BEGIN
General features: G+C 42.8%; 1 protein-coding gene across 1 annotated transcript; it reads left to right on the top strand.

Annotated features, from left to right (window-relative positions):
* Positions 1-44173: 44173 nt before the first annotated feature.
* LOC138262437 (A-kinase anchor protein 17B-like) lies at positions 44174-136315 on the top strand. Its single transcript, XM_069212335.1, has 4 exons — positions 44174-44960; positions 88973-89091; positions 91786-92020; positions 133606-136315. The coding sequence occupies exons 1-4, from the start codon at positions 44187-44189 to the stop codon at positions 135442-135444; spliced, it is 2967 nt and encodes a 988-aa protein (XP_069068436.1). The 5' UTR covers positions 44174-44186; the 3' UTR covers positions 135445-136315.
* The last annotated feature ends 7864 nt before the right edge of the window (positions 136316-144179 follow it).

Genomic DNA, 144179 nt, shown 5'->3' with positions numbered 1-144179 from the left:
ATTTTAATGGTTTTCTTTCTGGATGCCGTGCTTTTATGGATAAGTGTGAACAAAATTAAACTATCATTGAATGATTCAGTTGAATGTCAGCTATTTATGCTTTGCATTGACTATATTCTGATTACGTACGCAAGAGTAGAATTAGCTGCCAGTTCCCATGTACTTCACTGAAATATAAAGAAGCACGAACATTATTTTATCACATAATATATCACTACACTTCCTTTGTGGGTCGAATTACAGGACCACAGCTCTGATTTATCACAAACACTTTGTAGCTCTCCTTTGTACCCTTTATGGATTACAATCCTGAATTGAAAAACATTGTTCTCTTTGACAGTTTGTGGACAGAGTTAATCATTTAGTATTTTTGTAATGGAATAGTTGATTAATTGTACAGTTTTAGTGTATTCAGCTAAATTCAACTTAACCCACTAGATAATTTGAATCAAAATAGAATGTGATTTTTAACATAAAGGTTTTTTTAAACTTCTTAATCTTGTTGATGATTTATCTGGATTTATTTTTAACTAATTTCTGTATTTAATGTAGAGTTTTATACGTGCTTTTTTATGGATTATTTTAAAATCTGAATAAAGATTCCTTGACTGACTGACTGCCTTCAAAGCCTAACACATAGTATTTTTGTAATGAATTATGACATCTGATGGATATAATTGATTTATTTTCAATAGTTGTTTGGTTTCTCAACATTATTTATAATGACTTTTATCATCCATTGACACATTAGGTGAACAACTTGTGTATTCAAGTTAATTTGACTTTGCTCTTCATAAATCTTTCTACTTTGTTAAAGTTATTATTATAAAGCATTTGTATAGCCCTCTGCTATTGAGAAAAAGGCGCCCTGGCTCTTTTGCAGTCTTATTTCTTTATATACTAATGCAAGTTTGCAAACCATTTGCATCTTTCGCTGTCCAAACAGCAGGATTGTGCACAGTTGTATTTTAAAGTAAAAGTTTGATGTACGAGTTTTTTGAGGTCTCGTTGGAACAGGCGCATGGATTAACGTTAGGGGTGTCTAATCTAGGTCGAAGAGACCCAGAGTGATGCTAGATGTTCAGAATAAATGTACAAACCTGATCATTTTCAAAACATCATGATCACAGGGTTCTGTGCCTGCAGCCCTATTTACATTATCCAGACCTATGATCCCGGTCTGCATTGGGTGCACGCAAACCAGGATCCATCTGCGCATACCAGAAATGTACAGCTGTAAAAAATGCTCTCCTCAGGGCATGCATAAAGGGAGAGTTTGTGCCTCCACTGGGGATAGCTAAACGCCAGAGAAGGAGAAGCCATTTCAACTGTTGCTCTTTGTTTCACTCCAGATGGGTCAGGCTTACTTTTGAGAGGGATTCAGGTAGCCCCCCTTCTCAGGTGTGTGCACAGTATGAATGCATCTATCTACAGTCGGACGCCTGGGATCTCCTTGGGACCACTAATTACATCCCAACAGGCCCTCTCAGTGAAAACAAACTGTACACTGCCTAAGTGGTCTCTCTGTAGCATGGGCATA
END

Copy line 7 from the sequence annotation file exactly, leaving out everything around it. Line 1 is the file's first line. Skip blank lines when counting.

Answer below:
ATTTTAATGGTTTTCTTTCTGGATGCCGTGCTTTTATGGATAAGTGTGAACAAAATTAAACTATCATTGAATGATTCAGTTGAATGTCAGCTATTTATGCTTTGCATTGACTATATTCTGATTACGTACGCAAGAGTAGAATTAGCTGCCAGTTCCCATGTACTTCACTGAAATATAAAGAAGCACGAACATTATTTTATCACATAATATATCACTACACTTCCTTTGTGGGTCGAATTACAGGACCACAGCTCTGATTTATCACAAACACTTTGTAGCTCTCCTTTGTACCCTTTATGGATTACAATCCTGAATTGAAAAACATTGTTCTCTTTGACAGTTTGTGGACAGAGTTAATCATTTAGTATTTTTGTAATGGAATAGTTGATTAATTGTACAGTTTTAGTGTATTCAGCTAAATTCAACTTAACCCACTAGATAATTTGAATCAAAATAGAATGTGATTTTTAACATAAAGGTTTTTTTAAACTTCTTAATCTTGTTGATGATTTATCTGGATTTATTTTTAACTAATTTCTGTATTTAATGTAGAGTTTTATACGTGCTTTTTTATGGATTATTTTAAAATCTGAATAAAGATTCCTTGACTGACTGACTGCCTTCAAAGCCTAACACATAGTATTTTTGTAATGAATTATGACATCTGATGGATATAATTGATTTATTTTCAATAGTTGTTTGGTTTCTCAACATTATTTATAATGACTTTTATCATCCATTGACACATTAGGTGAACAACTTGTGTATTCAAGTTAATTTGACTTTGCTCTTCATAAATCTTTCTACTTTGTTAAAGTTATTATTATAAAGCATTTGTATAGCCCTCTGCTATTGAGAAAAAGGCGCCCTGGCTCTTTTGCAGTCTTATTTCTTTATATACTAATGCAAGTTTGCAAACCATTTGCATCTTTCGCTGTCCAAACAGCAGGATTGTGCACAGTTGTATTTTAAAGTAAAAGTTTGATGTACGAGTTTTTTGAGGTCTCGTTGGAACAGGCGCATGGATTAACGTTAGGGGTGTCTAATCTAGGTCGAAGAGACCCAGAGTGATGCTAGATGTTCAGAATAAATGTACAAACCTGATCATTTTCAAAACATCATGATCACAGGGTTCTGTGCCTGCAGCCCTATTTACATTATCCAGACCTATGATCCCGGTCTGCATTGGGTGCACGCAAACCAGGATCCATCTGCGCATACCAGAAATGTACAGCTGTAAAAAATGCTCTCCTCAGGGCATGCATAAAGGGAGAGTTTGTGCCTCCACTGGGGATAGCTAAACGCCAGAGAAGGAGAAGCCATTTCAACTGTTGCTCTTTGTTTCACTCCAGATGGGTCAGGCTTACTTTTGAGAGGGATTCAGGTAGCCCCCCTTCTCAGGTGTGTGCACAGTATGAATGCATCTATCTACAGTCGGACGCCTGGGATCTCCTTGGGACCACTAATTACATCCCAACAGGCCCTCTCAGTGAAAACAAACTGTACACTGCCTAAGTGGTCTCTCTGTAGCATGGGCATA